Robin Lafevers’ His Fair Assassin series is a young adult historical fantasy series set in sixteenth century Brittany. It tells the stories of three young women who are affiliates of a convent dedicated to Mortain, god of Death. Yup, we’re talking teenage nun assassins. In old Brittany. With supernatural powers. LaFevers has blended historical fact into her fictional world, most notably the struggles of Anne, Duchess of Brittany, and her attempt to keep Brittany free of French rule. Each of the three novels focuses on and is told from the viewpoint of one of the young nuns and each of books progresses the overall plot.
I picked up the first book, Grave Mercy, while I was in the midst of a reading slump and had already picked up and rejected several good books. Within a chapter I was hooked. LaFevers’ narrative style, world building and characters drew me in right from the start. I ended up marathoning all three books in the series one after another – I just couldn’t put them down.
What I liked
The historical setting. I really enjoyed LaFevers’ basing her world on real historical facts and people. I felt this gave a very strong, solid base for her more creative world building. I found the mythology of the old Gods and the convent gripping. Within a very short time I was completely sucked into the world of His Fair Assassin.
The characters. Our three main protagonists are all very different in character; each has her own emotional baggage and journey. They were all very well written and I loved getting to know all three. All of them were a lot more self aware than many more modern teen protagonists. Each is also very kickass in her own particular way. I really liked that each of them ended the series feeling much more comfortable in her own skin than when she started – they all underwent a real journey.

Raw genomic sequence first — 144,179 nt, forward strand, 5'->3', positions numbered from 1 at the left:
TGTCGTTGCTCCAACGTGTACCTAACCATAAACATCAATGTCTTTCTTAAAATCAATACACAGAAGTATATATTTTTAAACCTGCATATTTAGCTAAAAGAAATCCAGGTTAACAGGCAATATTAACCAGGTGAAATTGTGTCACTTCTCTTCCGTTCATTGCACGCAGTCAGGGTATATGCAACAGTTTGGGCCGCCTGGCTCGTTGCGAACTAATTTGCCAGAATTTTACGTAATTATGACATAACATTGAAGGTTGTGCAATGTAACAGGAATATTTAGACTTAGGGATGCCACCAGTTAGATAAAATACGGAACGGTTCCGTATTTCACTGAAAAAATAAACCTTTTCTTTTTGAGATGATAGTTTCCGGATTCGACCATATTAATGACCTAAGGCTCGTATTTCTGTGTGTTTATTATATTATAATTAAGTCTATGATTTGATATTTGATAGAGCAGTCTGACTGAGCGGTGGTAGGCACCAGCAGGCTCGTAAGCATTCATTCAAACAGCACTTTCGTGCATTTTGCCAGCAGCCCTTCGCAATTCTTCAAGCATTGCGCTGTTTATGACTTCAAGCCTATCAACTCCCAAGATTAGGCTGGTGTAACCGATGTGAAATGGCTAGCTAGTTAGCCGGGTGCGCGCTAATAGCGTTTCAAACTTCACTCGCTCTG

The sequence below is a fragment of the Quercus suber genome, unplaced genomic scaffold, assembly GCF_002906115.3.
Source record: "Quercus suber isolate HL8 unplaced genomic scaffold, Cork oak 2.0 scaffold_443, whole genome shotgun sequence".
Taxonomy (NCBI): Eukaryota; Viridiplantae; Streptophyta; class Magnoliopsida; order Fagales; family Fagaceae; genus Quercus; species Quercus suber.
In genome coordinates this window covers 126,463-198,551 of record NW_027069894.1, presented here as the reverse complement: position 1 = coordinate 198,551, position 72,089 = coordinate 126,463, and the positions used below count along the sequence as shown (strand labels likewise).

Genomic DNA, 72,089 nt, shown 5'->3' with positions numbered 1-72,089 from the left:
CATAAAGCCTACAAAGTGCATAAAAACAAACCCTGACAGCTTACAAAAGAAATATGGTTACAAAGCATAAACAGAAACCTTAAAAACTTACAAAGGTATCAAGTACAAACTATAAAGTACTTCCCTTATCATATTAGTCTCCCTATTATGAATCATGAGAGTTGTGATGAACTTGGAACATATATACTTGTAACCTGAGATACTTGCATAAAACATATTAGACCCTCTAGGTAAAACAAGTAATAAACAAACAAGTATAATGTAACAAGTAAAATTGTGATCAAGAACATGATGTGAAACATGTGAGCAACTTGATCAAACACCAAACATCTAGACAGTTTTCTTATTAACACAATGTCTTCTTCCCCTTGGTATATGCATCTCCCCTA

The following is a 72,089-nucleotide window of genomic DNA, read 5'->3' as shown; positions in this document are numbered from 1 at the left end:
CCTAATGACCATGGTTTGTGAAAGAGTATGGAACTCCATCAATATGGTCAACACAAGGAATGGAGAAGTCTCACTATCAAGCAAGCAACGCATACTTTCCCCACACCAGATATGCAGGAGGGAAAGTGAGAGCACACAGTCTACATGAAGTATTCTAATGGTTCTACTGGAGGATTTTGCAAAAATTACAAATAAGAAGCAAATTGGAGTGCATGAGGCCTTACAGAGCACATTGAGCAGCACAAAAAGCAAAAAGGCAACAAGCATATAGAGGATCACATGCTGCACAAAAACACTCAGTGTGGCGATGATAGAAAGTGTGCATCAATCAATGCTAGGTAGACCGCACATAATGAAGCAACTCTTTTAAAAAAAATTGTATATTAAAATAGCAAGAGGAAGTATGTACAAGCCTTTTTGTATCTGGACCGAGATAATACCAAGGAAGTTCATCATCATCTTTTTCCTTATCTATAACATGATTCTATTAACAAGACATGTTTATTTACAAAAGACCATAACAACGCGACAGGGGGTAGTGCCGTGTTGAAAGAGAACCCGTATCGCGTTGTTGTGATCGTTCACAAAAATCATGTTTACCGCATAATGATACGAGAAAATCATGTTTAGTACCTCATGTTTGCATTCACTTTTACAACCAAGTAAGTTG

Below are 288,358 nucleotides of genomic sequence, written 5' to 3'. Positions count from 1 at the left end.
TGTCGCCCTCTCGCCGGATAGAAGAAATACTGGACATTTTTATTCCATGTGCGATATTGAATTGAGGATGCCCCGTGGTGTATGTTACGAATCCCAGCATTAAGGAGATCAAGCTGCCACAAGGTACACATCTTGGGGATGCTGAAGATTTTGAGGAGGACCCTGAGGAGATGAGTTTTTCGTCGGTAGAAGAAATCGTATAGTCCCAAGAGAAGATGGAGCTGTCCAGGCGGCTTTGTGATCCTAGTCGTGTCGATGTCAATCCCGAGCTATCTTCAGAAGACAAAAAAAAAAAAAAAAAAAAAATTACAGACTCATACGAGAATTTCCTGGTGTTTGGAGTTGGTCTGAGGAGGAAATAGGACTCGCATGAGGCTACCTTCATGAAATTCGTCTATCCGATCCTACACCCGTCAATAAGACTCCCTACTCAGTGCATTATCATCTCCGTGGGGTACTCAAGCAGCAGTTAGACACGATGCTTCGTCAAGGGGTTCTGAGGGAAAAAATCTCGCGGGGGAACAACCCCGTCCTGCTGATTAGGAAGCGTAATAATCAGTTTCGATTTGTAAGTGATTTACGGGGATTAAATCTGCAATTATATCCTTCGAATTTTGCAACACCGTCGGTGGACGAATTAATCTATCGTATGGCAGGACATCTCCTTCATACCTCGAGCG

The romances. In a young adult book, boy meets girl romance is almost inevitable. This series is no exception and each of our three girls meets her man. The romance was very nicely handled though. The romantic tension didn’t overshadow the political and magical tension in the books and I appreciated that all three had a rather sensible attitude to their romances. There was little of the willful miscommunication that seems to plague some teenage novels and no love triangles, thank goodness.
Aspects of death. Each of our protagonists highlighted one particular aspect of Death. One shows the mercy in death in relief from suffering, another death’s justice another his humanity. Nicely done
What I didn’t like
Although I loved the series I did have a few minor gripes
Not enough time in the convent. Fairly early on in all three books the protagonists leave the convent of Mortain and set off on a journey. I found the brief snippet of day-to-day life we see in the convent exceptionally interesting and there wasn’t enough of that for my taste.
Dropped plotlines. There were times when I felt that some plotlines were leading somewhere and they didn’t.
The audiobook narrators. I picked up both the Kindle books and Audible books for each of the three books and HATED the narration. For me in all three audiobooks there was a serious mismatch of narrator and character. Please don’t misunderstand me; the narrators did a good job, but for me personally the voices chosen were completely wrong for the characters portrayed. The characters are from sixteenth century Brittany and LaFevers has gone to some trouble to describe their worldview as being very different from that of a modern teen. So why, for the love of Mortain, choose narrators with American accents sounding more like Divergent’s Tris or Hunger Games’ Katniss than our nun assassins?
Despite these issues I adored the series. Each book easily gets five stars. Did I mention teenage nun assassins? Go check them out.